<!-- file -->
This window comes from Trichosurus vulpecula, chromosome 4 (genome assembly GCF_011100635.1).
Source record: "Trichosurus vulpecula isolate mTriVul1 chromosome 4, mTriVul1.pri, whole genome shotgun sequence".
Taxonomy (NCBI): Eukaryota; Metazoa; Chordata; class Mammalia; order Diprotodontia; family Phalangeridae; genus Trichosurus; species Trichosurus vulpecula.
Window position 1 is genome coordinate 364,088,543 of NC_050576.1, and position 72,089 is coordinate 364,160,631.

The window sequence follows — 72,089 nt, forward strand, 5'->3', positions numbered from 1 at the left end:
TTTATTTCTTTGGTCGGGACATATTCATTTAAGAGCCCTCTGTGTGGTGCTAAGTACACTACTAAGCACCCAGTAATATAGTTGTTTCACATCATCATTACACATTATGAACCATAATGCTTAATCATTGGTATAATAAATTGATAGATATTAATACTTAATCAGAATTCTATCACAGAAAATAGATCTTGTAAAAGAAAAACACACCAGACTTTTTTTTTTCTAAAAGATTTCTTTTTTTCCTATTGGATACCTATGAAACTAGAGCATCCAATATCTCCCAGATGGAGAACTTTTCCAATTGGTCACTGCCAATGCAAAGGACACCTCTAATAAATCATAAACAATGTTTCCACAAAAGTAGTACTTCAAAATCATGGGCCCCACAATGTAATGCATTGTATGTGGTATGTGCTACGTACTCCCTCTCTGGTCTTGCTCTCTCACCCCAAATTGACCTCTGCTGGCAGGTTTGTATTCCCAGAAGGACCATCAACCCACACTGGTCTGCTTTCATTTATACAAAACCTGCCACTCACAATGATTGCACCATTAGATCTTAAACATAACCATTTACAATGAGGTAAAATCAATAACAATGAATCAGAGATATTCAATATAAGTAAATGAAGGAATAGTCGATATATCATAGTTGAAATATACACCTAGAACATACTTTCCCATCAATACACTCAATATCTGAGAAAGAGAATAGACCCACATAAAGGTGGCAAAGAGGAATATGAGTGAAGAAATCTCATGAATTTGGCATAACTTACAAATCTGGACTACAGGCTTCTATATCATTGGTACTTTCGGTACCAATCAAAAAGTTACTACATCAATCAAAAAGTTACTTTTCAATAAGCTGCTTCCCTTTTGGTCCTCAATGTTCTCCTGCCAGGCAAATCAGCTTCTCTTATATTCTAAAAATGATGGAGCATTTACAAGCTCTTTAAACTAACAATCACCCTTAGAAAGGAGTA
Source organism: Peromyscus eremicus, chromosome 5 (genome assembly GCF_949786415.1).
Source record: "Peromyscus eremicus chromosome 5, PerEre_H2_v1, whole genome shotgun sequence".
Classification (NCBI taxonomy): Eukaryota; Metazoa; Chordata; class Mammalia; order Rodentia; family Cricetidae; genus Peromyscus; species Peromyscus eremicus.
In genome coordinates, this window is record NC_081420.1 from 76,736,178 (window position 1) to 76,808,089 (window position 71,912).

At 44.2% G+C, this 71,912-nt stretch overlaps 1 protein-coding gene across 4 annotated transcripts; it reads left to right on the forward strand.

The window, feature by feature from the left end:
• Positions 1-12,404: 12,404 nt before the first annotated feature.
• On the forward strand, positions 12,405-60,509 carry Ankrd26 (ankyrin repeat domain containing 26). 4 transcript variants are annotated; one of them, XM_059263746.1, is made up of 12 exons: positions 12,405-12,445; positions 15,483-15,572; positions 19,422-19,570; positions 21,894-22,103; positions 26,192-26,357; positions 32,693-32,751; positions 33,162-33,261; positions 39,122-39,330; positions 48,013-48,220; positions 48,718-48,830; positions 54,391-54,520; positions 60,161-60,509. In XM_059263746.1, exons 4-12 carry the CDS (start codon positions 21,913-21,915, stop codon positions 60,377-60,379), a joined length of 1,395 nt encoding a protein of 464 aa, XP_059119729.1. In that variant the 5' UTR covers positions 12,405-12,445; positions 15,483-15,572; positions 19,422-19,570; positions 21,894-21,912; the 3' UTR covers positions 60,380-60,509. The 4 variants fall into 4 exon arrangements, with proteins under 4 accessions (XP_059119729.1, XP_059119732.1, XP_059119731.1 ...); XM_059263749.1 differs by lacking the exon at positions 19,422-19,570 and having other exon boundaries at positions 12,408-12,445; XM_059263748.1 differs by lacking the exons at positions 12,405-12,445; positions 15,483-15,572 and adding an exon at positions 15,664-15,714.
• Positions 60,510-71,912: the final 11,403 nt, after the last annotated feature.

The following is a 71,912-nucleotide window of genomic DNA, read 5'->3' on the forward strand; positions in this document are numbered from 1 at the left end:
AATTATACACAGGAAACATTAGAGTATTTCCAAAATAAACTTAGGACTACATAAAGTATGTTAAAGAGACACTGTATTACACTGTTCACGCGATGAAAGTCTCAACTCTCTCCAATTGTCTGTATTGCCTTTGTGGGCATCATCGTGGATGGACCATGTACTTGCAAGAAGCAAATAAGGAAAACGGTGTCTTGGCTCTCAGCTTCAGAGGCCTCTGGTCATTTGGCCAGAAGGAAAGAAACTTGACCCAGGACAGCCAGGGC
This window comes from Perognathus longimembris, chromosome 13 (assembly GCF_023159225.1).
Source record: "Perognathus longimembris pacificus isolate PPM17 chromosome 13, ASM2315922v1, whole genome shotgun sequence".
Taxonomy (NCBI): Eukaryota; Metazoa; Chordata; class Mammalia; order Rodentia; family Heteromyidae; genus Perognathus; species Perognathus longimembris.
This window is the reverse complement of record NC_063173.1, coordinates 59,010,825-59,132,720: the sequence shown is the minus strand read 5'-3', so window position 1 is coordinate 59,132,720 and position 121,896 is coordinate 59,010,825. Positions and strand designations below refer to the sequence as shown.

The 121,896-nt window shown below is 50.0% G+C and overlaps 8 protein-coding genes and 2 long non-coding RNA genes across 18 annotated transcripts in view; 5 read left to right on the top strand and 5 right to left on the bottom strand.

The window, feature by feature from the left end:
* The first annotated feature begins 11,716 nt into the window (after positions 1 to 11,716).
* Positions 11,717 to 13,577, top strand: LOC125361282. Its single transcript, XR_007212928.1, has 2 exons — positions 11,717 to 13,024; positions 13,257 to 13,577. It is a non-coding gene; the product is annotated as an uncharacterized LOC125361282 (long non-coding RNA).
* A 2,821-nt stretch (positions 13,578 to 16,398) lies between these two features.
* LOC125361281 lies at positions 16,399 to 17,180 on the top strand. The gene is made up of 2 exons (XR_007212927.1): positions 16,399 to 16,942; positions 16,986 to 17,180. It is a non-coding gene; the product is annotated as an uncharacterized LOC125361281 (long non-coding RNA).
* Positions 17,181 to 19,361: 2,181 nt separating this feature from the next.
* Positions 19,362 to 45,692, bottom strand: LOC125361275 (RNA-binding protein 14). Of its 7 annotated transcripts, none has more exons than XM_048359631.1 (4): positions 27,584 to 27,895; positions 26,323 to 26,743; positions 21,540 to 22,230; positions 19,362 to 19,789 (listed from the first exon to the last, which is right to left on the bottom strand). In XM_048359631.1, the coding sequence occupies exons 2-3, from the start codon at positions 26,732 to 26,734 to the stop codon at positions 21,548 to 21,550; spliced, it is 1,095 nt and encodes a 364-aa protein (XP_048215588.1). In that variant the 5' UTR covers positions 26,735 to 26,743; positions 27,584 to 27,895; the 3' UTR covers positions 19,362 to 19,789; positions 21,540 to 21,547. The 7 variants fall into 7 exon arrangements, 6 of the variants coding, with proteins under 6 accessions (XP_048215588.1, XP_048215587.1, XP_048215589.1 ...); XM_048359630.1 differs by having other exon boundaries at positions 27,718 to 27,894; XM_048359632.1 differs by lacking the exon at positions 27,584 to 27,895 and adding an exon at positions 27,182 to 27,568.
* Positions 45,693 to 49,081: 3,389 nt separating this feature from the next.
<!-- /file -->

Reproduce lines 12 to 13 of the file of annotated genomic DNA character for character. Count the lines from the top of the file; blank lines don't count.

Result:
The window, feature by feature from the left end:
• Positions 1-12,404: 12,404 nt before the first annotated feature.